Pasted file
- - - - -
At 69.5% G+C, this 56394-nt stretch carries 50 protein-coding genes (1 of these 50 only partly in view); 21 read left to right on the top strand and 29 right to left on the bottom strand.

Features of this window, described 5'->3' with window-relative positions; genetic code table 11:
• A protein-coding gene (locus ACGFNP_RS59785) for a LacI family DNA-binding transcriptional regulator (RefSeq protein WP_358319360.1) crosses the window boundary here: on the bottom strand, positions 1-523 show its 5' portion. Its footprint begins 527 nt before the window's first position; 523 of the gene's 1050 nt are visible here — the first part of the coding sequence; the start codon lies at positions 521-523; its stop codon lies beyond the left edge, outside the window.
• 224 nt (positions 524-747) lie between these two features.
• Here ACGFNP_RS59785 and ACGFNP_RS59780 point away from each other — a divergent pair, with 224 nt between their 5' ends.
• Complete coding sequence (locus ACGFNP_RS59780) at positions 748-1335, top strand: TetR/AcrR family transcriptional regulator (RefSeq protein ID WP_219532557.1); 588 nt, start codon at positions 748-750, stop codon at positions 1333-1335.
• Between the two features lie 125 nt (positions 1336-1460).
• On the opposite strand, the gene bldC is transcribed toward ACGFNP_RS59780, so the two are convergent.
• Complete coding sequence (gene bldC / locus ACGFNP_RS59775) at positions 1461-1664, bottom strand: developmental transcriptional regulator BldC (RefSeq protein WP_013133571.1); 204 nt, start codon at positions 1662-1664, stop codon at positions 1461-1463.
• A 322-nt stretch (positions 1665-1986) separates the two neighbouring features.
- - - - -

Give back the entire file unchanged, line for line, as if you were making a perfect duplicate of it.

At 69.5% G+C, this 56394-nt stretch carries 50 protein-coding genes (1 of these 50 only partly in view); 21 read left to right on the top strand and 29 right to left on the bottom strand.

Features of this window, described 5'->3' with window-relative positions; genetic code table 11:
• A protein-coding gene (locus ACGFNP_RS59785) for a LacI family DNA-binding transcriptional regulator (RefSeq protein WP_358319360.1) crosses the window boundary here: on the bottom strand, positions 1-523 show its 5' portion. Its footprint begins 527 nt before the window's first position; 523 of the gene's 1050 nt are visible here — the first part of the coding sequence; the start codon lies at positions 521-523; its stop codon lies beyond the left edge, outside the window.
• 224 nt (positions 524-747) lie between these two features.
• Here ACGFNP_RS59785 and ACGFNP_RS59780 point away from each other — a divergent pair, with 224 nt between their 5' ends.
• Complete coding sequence (locus ACGFNP_RS59780) at positions 748-1335, top strand: TetR/AcrR family transcriptional regulator (RefSeq protein ID WP_219532557.1); 588 nt, start codon at positions 748-750, stop codon at positions 1333-1335.
• Between the two features lie 125 nt (positions 1336-1460).
• On the opposite strand, the gene bldC is transcribed toward ACGFNP_RS59780, so the two are convergent.
• Complete coding sequence (gene bldC / locus ACGFNP_RS59775) at positions 1461-1664, bottom strand: developmental transcriptional regulator BldC (RefSeq protein WP_013133571.1); 204 nt, start codon at positions 1662-1664, stop codon at positions 1461-1463.
• A 322-nt stretch (positions 1665-1986) separates the two neighbouring features.